I then messed about with it in Photoshop:
Using this for inspiration I made a couple of green batts; a purpley one; a purple and yellow blended one which looks kind of mustardy/mossy, and a mixed blue one. Looking at Monet’s style he mostly had a straight/dashy style, but some paintings or certain areas of paintings had a softer swirly style. For the first piece I made using the batts I laid out areas of different colours then added softer wispier swirls of wool and fibres:
I made this piece using the batts too. Neither of these first pieces copy Monet, they are just inspired by the colours.
I wasn’t very confident I could do an actual ‘copy’ of a Monet painting, but I thought I’d have a go of at least doing an impression of a Monet piece 🙂 I chose Morning On The Seine In The Rain.
I was actually quite surprised when this started to dry and it actually looked like something! I don’t know if it’s because I’ve stared at the original so much that I can see the similarity and that it’s meant to be it, but I’m pleased with how it turned out.
When I was fluffing up the fibres for the swirly piece, I thought I might have a go at needlefelting a piece too. Since I had all the colours out, and had really started to like it, I thought I’d do another based on Morning On The Seine In The Rain. I used a piece of thick commercial Merino prefelt as a base, and blended some texturey wools like Icelandic, carded lambswool and Devon longwool with Merino to get the colours and texture I wanted. I like the way this turned out too 🙂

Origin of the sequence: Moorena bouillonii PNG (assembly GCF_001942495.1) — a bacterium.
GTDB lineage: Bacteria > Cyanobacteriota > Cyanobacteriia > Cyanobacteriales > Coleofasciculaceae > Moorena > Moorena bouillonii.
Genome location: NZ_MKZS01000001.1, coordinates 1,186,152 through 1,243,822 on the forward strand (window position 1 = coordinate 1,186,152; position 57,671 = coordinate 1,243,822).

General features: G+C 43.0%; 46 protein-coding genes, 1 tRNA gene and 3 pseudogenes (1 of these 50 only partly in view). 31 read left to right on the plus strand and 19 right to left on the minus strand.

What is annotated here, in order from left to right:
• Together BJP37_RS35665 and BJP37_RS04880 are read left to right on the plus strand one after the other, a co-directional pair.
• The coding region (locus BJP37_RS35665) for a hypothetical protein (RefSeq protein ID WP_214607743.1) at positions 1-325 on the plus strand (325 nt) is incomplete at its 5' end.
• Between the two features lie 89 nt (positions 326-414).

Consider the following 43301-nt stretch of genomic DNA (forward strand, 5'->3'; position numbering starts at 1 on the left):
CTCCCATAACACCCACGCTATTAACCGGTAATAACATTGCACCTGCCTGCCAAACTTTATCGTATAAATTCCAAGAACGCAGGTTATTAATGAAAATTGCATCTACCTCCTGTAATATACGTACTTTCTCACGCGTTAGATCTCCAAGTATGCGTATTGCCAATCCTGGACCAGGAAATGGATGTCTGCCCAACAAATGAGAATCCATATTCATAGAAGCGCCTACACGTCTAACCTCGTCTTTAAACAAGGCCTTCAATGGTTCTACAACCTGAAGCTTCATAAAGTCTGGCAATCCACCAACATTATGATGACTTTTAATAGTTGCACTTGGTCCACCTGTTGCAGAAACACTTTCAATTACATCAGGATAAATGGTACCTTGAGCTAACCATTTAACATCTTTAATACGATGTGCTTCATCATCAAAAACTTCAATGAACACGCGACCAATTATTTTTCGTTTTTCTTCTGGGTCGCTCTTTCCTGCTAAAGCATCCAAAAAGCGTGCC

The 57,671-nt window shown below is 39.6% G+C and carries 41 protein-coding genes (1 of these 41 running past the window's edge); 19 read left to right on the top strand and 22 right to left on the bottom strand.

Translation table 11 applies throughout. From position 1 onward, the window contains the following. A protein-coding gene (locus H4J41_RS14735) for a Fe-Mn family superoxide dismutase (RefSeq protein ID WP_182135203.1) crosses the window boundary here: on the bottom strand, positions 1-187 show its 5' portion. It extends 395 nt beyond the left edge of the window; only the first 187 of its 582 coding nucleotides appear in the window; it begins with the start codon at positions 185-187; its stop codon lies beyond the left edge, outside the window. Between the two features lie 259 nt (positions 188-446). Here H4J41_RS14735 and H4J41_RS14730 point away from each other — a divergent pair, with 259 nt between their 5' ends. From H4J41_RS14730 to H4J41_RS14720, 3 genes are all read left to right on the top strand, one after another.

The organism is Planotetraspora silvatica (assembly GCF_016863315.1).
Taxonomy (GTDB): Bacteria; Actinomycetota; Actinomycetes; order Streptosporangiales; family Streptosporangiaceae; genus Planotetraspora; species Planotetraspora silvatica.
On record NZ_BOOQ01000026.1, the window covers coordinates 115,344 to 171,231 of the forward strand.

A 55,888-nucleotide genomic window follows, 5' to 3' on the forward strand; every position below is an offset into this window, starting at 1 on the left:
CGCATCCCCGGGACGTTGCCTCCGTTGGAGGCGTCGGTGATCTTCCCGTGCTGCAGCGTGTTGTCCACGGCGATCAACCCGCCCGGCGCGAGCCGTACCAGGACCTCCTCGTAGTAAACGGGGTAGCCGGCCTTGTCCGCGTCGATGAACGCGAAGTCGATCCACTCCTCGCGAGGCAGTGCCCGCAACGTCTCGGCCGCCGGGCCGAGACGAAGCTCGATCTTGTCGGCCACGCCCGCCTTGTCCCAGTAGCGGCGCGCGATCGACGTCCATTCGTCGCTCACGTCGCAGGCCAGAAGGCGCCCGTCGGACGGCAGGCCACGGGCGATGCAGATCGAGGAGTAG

If you ever want or need some inspiration to get your creativity flowing, click on ‘Challenges‘ in the Categories drop down menu on the right hand side. We have new ones every quarter, but you might find something you prefer, like this Monet challenge, in our archives 🙂
A year ago a friend who also owns a small fibre business asked me to dye her some Autumn-inspired rainbow yarn for her to knit with for her own client. I was happy to oblige, and very pleased with the end results. This is the picture of the leg warmers she made. Her name is The Crimson Rabbit on Ravelry and here is her profile.
Now, repeating a colourway when you have no written data on how you accomplished it the first time can be a bit tricky, but not impossible. If you’re used to the same dyes you sort of develop an eye to recognise them, and this is more or less what happened in this instance.
You can see the yarn starts out a very light yellow and progresses to a slightly more orange-toned one. I mixed some dyes up, eyeballing the colours and dipping a corner of kitchen roll tissue in the liquid to determine when I was happy with the mixture. I did the same for each colour. I was lucky I recognised the yellow-brown dye at the end or I’d be in a lot of trouble to reproduce that particular one.
This is what the skeins look after they’d been steam-set and dry. I think it looks quite similar from the original one, don’t you? Winding these two skeins back to functioning yarn took me (I kid you not) around two hours. I had divided and tied up each section previously by weight, and boy it’s a lot more work to put it all back together…